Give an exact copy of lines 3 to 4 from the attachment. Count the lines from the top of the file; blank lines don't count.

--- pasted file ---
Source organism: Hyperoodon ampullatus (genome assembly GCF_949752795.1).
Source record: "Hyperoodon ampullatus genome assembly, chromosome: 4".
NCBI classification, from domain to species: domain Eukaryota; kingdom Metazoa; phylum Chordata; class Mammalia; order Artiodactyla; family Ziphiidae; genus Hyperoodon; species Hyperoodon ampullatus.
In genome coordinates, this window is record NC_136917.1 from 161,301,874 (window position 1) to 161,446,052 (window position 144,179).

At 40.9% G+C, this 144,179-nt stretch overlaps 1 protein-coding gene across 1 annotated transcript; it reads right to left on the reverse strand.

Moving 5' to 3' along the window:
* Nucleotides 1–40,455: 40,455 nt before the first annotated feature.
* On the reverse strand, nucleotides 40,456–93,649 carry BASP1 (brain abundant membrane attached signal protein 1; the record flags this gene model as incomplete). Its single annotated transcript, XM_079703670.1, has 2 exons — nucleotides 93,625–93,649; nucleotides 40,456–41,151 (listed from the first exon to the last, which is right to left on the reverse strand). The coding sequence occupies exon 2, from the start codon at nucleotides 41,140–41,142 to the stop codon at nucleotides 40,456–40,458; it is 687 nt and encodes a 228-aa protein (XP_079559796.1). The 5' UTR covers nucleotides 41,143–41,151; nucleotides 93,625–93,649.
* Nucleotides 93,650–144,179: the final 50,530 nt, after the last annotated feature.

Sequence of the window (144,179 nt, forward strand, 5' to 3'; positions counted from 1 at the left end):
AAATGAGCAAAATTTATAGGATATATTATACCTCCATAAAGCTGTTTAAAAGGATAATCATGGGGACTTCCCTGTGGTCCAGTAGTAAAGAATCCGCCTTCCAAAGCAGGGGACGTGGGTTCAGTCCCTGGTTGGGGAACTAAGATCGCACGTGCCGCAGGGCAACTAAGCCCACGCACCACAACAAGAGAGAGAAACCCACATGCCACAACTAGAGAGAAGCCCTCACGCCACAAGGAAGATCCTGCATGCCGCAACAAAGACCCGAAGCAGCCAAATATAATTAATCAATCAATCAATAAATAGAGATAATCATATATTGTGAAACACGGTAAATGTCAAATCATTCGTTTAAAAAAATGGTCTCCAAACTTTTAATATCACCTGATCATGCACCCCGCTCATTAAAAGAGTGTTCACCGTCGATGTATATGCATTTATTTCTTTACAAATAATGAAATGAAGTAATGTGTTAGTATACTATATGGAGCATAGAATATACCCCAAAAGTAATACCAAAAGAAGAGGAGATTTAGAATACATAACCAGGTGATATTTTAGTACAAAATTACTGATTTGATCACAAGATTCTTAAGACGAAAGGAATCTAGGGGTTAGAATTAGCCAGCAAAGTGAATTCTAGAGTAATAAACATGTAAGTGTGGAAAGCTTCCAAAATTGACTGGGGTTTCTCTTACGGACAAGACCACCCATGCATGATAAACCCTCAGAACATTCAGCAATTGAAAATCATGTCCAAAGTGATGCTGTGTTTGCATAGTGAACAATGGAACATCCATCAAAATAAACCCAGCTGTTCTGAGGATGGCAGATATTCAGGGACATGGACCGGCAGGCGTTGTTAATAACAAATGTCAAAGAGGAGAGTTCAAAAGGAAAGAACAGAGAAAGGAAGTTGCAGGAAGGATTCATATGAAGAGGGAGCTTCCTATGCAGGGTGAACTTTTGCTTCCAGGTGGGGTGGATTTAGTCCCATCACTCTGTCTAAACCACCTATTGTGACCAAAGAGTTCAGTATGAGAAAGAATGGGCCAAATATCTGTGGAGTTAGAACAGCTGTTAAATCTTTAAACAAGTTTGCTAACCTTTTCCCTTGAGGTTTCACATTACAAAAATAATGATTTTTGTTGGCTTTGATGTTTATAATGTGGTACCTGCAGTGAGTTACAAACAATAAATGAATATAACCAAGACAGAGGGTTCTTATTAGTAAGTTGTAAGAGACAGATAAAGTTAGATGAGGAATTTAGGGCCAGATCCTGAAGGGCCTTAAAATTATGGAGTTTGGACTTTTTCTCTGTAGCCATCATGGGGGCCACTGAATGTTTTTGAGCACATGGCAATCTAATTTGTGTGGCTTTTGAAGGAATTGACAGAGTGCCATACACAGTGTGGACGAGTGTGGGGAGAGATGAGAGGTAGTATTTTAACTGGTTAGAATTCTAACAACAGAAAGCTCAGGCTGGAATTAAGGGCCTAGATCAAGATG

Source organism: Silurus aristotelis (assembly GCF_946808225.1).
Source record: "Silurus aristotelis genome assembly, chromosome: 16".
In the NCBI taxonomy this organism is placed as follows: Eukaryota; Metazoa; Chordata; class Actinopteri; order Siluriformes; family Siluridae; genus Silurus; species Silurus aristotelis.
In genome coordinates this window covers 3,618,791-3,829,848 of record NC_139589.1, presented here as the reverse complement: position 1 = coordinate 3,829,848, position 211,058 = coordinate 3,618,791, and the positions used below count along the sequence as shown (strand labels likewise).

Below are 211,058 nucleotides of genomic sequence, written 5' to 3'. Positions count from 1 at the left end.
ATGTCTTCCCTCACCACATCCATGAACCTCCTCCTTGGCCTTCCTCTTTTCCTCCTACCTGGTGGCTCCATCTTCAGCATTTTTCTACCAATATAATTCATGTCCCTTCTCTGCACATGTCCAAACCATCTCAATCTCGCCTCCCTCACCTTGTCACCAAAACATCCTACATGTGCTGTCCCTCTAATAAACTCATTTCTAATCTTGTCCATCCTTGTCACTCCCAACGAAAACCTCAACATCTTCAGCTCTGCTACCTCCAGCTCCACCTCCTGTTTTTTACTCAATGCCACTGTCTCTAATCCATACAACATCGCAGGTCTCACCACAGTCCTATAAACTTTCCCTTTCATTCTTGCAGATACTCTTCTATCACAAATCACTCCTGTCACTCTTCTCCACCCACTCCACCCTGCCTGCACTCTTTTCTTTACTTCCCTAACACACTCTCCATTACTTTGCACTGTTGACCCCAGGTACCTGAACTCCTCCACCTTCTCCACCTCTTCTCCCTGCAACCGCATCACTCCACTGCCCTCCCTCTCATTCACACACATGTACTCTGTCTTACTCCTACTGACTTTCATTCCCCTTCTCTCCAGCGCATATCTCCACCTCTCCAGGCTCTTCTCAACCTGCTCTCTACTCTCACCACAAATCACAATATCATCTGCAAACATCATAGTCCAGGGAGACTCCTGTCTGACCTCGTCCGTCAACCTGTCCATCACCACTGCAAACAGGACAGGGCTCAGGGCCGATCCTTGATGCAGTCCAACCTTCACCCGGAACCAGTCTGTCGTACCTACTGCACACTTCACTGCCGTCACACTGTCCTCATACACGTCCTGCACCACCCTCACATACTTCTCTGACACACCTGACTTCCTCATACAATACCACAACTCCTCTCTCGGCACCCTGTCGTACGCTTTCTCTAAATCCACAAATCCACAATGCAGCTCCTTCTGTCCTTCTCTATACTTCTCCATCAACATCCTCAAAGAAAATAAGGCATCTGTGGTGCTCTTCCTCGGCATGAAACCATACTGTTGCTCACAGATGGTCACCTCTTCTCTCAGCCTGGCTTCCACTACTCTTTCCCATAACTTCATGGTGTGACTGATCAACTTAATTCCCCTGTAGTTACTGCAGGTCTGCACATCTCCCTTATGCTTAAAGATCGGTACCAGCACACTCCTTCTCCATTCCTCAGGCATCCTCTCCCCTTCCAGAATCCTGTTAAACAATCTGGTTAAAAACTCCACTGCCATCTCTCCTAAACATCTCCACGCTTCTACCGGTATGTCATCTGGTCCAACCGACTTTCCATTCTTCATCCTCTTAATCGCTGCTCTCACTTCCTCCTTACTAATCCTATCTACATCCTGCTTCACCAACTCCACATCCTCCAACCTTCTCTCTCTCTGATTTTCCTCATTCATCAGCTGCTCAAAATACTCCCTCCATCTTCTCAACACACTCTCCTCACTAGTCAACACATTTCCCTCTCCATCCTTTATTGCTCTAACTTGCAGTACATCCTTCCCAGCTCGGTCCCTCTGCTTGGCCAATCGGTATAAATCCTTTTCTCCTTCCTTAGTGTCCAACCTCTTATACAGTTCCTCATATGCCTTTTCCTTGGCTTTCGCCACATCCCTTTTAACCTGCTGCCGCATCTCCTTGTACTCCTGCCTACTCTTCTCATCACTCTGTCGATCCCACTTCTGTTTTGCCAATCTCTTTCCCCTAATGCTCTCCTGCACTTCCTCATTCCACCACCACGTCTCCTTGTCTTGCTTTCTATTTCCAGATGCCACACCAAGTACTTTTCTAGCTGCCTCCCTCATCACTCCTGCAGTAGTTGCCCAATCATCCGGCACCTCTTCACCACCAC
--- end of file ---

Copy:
NCBI classification, from domain to species: domain Eukaryota; kingdom Metazoa; phylum Chordata; class Mammalia; order Artiodactyla; family Ziphiidae; genus Hyperoodon; species Hyperoodon ampullatus.
In genome coordinates, this window is record NC_136917.1 from 161,301,874 (window position 1) to 161,446,052 (window position 144,179).